Imperial Travel Service thank contributors to the ‘2018 Independence Cruise Pana Festival’


MS Ender Rence the Managing Director of Imperial Travel Service would like to thank everyone who contributed to the success of the recent 2018 Independence Cruise Pana Festival.

The Imperial Travel Service Managing Director and her team appreciate the help of the Haroro community in Ngella for their hard work and desire to deliver such a great show from the root vegetable locally known as Pana being significant to their culture.

“We would like to thank the Tulaghi Police who made sure there were no incidents as well as ensuring all of our guests’ safety.

“A big thank you to the media outlets continuous support who reviewed our product and took the time to come along and witness it firsthand starting from the beginning.

Local women of Sandfly at Big Ngella marching with coconut leaves woven baskets filled with Pana to showcase them during the 2018 Independence Cruise Pana Festival at Haroro

“This includes Telekom (the only business house that had a stall at the Pana Festival venue) for their bearable coverage for both visitors and Imperial Travel Service to promote the Festival via social media. Without their fantastic services we would not have been able to reach all of our sponsors as well as sell our tickets through their coverage,” said an appreciating Ender.

“Second to the last, thank you to all of the volunteers who helped on board the cruise ship, without them, this cruise would have never happened. They gave up their time for nothing more than the experience itself.

“Thirdly, to business houses namely Solomon Star for giving us special offer promoting the Pana Festival, 8th Note printing for their service, Sunday Isles newspaper for endless support, Tropical Aluminium and Glass, Solomon Islands Chamber of Commerce for promoting the Pana Festival to their members and Fair West Shipping for giving us their best boat for our cruise.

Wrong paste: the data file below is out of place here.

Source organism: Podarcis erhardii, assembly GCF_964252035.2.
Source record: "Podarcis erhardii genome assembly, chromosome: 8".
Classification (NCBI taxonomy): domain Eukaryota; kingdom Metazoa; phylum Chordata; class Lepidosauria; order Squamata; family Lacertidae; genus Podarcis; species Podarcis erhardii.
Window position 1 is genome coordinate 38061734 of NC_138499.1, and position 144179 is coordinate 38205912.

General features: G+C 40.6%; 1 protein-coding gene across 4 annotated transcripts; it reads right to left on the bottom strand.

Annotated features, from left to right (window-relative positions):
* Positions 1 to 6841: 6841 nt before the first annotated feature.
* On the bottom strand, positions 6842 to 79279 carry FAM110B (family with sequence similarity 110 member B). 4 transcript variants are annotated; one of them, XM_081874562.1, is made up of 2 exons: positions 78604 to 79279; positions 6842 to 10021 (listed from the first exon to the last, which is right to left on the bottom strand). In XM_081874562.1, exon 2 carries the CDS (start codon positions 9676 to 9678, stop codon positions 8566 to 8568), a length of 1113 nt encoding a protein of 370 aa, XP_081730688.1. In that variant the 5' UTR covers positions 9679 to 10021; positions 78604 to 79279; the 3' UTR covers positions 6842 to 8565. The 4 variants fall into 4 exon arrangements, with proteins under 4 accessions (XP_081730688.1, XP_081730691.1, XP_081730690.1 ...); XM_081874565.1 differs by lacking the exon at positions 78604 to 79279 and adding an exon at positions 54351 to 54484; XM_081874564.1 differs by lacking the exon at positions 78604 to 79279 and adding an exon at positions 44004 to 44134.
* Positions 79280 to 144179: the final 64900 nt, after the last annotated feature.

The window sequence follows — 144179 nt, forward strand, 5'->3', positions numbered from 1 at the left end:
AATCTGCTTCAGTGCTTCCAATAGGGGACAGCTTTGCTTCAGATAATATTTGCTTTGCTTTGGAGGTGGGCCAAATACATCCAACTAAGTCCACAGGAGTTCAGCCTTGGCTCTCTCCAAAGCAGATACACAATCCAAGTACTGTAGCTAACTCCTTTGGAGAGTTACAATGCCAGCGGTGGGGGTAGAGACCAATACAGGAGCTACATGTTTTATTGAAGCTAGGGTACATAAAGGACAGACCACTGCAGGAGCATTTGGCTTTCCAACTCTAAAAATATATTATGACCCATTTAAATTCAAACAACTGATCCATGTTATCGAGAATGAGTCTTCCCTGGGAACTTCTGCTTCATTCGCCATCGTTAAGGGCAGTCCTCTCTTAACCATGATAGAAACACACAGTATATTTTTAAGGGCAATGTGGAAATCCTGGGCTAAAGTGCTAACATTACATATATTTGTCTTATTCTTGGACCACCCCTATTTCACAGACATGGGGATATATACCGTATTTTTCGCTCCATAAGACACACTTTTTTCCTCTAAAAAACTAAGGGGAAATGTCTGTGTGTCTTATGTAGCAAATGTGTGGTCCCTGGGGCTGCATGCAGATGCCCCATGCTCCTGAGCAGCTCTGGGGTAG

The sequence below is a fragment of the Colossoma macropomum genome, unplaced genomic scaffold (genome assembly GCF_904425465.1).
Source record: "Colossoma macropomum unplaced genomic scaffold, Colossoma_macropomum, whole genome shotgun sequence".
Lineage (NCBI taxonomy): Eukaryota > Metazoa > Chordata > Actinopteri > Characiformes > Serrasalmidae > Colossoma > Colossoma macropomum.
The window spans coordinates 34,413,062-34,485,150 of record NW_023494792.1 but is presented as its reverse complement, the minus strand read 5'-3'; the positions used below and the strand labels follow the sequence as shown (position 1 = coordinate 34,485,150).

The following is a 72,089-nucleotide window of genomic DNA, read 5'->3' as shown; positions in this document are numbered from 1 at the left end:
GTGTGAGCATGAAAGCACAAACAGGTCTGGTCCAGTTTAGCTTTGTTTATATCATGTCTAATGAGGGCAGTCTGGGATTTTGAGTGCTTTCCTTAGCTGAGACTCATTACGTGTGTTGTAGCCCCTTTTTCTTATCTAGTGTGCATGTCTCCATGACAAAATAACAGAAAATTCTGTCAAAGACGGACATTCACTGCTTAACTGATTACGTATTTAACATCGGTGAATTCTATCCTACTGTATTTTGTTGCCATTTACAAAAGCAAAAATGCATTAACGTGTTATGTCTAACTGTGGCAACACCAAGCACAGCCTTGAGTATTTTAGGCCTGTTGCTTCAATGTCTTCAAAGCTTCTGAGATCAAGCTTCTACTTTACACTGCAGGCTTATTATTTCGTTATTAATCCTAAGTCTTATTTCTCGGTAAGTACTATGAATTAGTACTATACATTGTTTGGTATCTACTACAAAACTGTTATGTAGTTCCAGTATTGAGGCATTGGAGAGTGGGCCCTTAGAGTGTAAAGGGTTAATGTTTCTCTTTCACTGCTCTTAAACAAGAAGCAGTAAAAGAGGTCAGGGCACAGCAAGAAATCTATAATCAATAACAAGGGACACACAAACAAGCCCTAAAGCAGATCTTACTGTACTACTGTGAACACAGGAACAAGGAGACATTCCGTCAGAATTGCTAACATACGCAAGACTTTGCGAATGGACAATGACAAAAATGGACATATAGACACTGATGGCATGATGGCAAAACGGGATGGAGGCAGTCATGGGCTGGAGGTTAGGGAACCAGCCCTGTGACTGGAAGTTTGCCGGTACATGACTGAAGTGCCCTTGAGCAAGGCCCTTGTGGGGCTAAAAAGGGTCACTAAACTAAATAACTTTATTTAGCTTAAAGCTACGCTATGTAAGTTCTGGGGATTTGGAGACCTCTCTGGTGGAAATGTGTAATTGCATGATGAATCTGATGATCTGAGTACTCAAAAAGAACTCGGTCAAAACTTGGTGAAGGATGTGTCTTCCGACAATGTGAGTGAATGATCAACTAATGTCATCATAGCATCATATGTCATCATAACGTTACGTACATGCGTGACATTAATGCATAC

“Finally, we’d like to thank all of our guests including locals, the Korean community, Philipino community, Chinese community Fijians and the Ethono Australian Team who were also here for the MACFest.

The fourteen (14) different varieties of Pana (root vegetable) being showcased during the recent 2018 Independence Cruise Pana Festival at Ngella, Haroro Village. It is the first time for such event to take place at Ngella, an island that has a unique cultural style of extra cultivating Pana from the normal process to another four stages, making it usually harvested almost every month throughout the island

“This cruise would have not been so successful without you all. We appreciate the proud behaviour you all displayed. We hope to offer another cruise next year, and we are sure with the help of all those mentioned above, it can be a greater success than this year! Thank you all.”

It is the first time for such event to take place at Ngella, an island that has a unique cultural style of extra cultivating Pana process from one main garden to another reaching four stages, making Pana usually being harvested almost every month compared to the usual one way process of waiting for it to be harvested after every six to seven months practised in other provinces of Solomon Islands.

Second from Left, Ms Ender Rence the Managing Director of Imperial Travel Service and the hardworking Haroro Pana Festival local committee recently at the ‘2018 Independence Cruise Pana Festival’ in Ngella, celebrating the country’s 40th Anniversary. PHOTOS BY MANEBONA BARNABA

The soil in Ngella also plays a significant role to the root crop’s fast style of harvest. Each family gardens of Pana from Ngella’s traditional style of extra cultivating it will only be harvested after three months. But because all gardens are not made during the same time is why Pana is harvested almost every month throughout Ngella.

Because of the nature of how Pana provides food and other areas of support for the people of Ngella more than Kumara or Tapioca in comparison is why Pana is treated with very special respect by indigenous Ngellarians. They handle and treat it as their baby being the most valuable root crop to present culturally in occasions such as visitations by high ranked people or paying bride price.

From this reason is why Ngella people see that it is important for them to showcase the significance of Pana in their culture as well, with a vision in contributing to Solomon Islands showcases of unique diverse cultures for the outside world knowledge.

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